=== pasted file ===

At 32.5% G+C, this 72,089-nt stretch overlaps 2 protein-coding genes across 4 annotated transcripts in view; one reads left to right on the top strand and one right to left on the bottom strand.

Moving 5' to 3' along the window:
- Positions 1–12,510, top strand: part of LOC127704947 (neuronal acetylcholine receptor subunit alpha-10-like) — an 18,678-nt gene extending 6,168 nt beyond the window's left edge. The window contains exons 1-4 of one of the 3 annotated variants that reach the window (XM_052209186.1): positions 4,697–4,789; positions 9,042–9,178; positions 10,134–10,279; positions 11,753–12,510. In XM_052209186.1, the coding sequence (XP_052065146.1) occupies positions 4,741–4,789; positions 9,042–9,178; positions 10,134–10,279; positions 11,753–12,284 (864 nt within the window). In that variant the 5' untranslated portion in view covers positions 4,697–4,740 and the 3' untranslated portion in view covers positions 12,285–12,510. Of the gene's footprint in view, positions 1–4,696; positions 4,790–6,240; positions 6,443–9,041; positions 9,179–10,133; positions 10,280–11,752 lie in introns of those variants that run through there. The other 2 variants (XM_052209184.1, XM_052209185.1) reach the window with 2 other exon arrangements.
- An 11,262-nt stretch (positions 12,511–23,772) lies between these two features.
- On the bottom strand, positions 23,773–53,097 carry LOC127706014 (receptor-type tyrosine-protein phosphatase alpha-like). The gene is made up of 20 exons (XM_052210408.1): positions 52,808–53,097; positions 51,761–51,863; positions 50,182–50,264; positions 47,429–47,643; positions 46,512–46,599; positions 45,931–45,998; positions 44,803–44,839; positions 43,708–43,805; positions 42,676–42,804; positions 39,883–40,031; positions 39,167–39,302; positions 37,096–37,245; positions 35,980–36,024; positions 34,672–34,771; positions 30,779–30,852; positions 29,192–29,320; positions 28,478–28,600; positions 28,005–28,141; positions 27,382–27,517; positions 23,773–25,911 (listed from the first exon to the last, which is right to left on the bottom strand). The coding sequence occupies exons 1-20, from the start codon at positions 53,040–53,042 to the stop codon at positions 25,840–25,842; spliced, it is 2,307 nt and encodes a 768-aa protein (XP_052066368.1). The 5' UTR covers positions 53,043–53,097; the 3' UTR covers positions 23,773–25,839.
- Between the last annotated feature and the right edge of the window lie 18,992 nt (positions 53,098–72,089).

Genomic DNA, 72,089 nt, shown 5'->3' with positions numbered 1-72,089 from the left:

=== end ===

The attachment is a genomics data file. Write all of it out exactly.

At 32.5% G+C, this 72,089-nt stretch overlaps 2 protein-coding genes across 4 annotated transcripts in view; one reads left to right on the top strand and one right to left on the bottom strand.

Moving 5' to 3' along the window:
- Positions 1–12,510, top strand: part of LOC127704947 (neuronal acetylcholine receptor subunit alpha-10-like) — an 18,678-nt gene extending 6,168 nt beyond the window's left edge. The window contains exons 1-4 of one of the 3 annotated variants that reach the window (XM_052209186.1): positions 4,697–4,789; positions 9,042–9,178; positions 10,134–10,279; positions 11,753–12,510. In XM_052209186.1, the coding sequence (XP_052065146.1) occupies positions 4,741–4,789; positions 9,042–9,178; positions 10,134–10,279; positions 11,753–12,284 (864 nt within the window). In that variant the 5' untranslated portion in view covers positions 4,697–4,740 and the 3' untranslated portion in view covers positions 12,285–12,510. Of the gene's footprint in view, positions 1–4,696; positions 4,790–6,240; positions 6,443–9,041; positions 9,179–10,133; positions 10,280–11,752 lie in introns of those variants that run through there. The other 2 variants (XM_052209184.1, XM_052209185.1) reach the window with 2 other exon arrangements.
- An 11,262-nt stretch (positions 12,511–23,772) lies between these two features.
- On the bottom strand, positions 23,773–53,097 carry LOC127706014 (receptor-type tyrosine-protein phosphatase alpha-like). The gene is made up of 20 exons (XM_052210408.1): positions 52,808–53,097; positions 51,761–51,863; positions 50,182–50,264; positions 47,429–47,643; positions 46,512–46,599; positions 45,931–45,998; positions 44,803–44,839; positions 43,708–43,805; positions 42,676–42,804; positions 39,883–40,031; positions 39,167–39,302; positions 37,096–37,245; positions 35,980–36,024; positions 34,672–34,771; positions 30,779–30,852; positions 29,192–29,320; positions 28,478–28,600; positions 28,005–28,141; positions 27,382–27,517; positions 23,773–25,911 (listed from the first exon to the last, which is right to left on the bottom strand). The coding sequence occupies exons 1-20, from the start codon at positions 53,040–53,042 to the stop codon at positions 25,840–25,842; spliced, it is 2,307 nt and encodes a 768-aa protein (XP_052066368.1). The 5' UTR covers positions 53,043–53,097; the 3' UTR covers positions 23,773–25,839.
- Between the last annotated feature and the right edge of the window lie 18,992 nt (positions 53,098–72,089).

Genomic DNA, 72,089 nt, shown 5'->3' with positions numbered 1-72,089 from the left: